Meet Chief Master Sergeant of the Air Force (CMSAF) Gerald A. Murray. As his title implies, Chief Murray is the senior enlisted member of the United States Air Force, charged with advising the senior defense officials--including the Air Force Secretary and USAF Chief of Staff--on matters relating to the service's enlisted force.
As you can imagine, CMSAF Murray is a busy man, but lately, he's been devoting much of his time and attention to a matter he deems critical--eliminating the "Indian symbology" that has become associated with the rank of Chief Master Sergeant in the Air Force.
A little background here: Chief Master Sergeant is the highest enlisted rank (E-9) in the Air Force. By law, no more than one percent of the USAF enlisted force can hold that rank. By virture of their position, Chief Master Sergeants typically serve as superintendents of large Air Force organizations, or advisors to senior Air Force commanders, at the wing level or higher. They enjoy broad responsibilities and are respected for their leadership, advice and counsel. If the enlisted force is the backbone of the Air Force--and it is--then the "Chiefs" are the leaders who run the enlisted corps and ensure its proper function.
The rank of Chief Master Sergeant has been around since the dawn of our Air Force and (not surprisingly) the title of "Chief" became synonmyous with Indian symbols. Upon reaching the rank of E-9, it became customary to give the newly-promoted "Chief" a small bust of an Indian Chief, or a framed lithograph of an Indian leader, usually depicted in full war bonnet. Indian symbology also made its way onto coffee mugs, cermonial coins and other mementos of military service.
Under Murray's watch, that is about to change. He has banned the use of taxpayer money for business cards or stationery bearing Indian symbols, and described the use of such items as "inappropriate." Murray cited the case of one Air Force chief with no less than 38 Native American items in his office, including a 6-foot "cigar store" Indian.
"There is no official correlation between the U.S. Air Force rank of Chief Master Sergeant and Native Americans," Murray wrote in an April 15th letter to all Chiefs in the Air Force, outlining his position on the use of Indian symbols by Air Force "chiefs."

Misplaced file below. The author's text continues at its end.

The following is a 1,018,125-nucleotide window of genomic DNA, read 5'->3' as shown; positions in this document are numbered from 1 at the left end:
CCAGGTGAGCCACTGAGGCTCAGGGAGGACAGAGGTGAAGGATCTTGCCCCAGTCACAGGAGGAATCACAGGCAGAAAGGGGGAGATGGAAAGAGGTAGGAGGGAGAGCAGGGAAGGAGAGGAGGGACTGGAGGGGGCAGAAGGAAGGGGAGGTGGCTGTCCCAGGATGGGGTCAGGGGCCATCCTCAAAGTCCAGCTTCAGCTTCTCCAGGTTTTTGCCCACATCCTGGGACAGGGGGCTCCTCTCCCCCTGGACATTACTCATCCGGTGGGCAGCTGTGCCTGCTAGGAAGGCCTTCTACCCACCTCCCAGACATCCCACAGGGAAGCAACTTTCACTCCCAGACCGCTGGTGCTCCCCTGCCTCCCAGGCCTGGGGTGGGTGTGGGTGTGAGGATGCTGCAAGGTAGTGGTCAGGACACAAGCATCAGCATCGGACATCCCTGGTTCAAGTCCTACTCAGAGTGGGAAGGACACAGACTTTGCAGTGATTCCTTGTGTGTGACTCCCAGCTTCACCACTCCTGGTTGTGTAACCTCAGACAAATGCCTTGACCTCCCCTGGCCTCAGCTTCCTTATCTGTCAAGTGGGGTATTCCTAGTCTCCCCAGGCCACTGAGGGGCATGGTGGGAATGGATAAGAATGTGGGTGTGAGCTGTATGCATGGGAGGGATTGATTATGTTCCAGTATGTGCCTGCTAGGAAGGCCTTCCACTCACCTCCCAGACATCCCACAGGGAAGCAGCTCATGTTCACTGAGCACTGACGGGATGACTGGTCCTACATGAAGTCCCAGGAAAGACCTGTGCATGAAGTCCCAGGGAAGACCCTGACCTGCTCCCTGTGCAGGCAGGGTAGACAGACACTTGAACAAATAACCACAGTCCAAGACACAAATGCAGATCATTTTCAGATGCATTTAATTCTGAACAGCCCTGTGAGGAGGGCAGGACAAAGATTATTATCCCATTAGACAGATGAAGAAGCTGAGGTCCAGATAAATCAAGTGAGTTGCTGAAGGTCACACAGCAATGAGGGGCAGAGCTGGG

Well, duh. Pardon me, Chief Murray, but during my Air Force career I never met an E-9 who viewed him or herself as the reincarnation of Crazy Horse or Sitting Bull. As a ranking Air Force enlisted member, they viewed their position as one requiring the same qualities--courage, integrity, dignity and honor--as those found in lengendary Indian leaders. The Indian symbols were intended as a show of respect and honor.
Reaction to Murray's "crusade" has been mixed. Some Native American groups have voiced support, and a few base-level Chief's groups have banned Indian symbology, probably to avoid the wrath of the Air Force's senior enlisted member. But in Sacramento, California, a group of retired Chiefs has announced that it will continue to use Native American symbols, claiming that "Chief Murray was being overly concerned, and the letter was unfounded and unnecessary."
Is this a tempest in a teapot? Obviously. Consider the comments of Brigadier General LaRita Aragon, a Native American who is currently serving as Commander of the Oklahoma Air National Guard. General Aragon told Air Force Times that she views the Air Force Chiefs' association with Indian Chiefs as a compliment. She also noted that the logo for Oklahoma ANG is a chief's head with his bonnet, proudly displayed on the guard's F-16 and C-130 aircraft.
CMSAF Murray claims that Native American groups haven't pressured him to ban Indian symbols, but it seems clear that political correctness is driving his crusade. And that begs another question: with thousands of Air Force personnel now engaged in (or supporting) combat operations in Iraq and Afghanistan, why is the symbology issue so important? Hundreds of Air Force airmen and NCOs--now pulling force protection and conoy duty in the Middle East--might argue that Chief Murray's time might be better spent on more pressing issues, such as improved protective gear, better armored vehicles, and a camouflage uniform that actually blends into a desert environment. Against that backdrop, Chief Murray's efforts to banish Indian symbols among Air Force E-9s seems to be an example of wasted effort and misplaced priorities.
One final thought: before earning my commission, I spent 4 years as an Air Force enlisted member, reaching the grade of Staff Sergeant (E-5). One of the great, early mentors in my career was a Chief Master Sergeant who served as Senior Enlisted Advisor for a fighter wing at a base in South Carolina. During a conversation, he opined that Air Force leadership was determined to eliminate the post of Chief Master Sergeant of the Air Force, and planned to accomplish that goal by appointing ineffective or mediocre Chiefs to the post. Watching Chief Murray's "crusade," I can't help but wonder if that prophecy is coming true....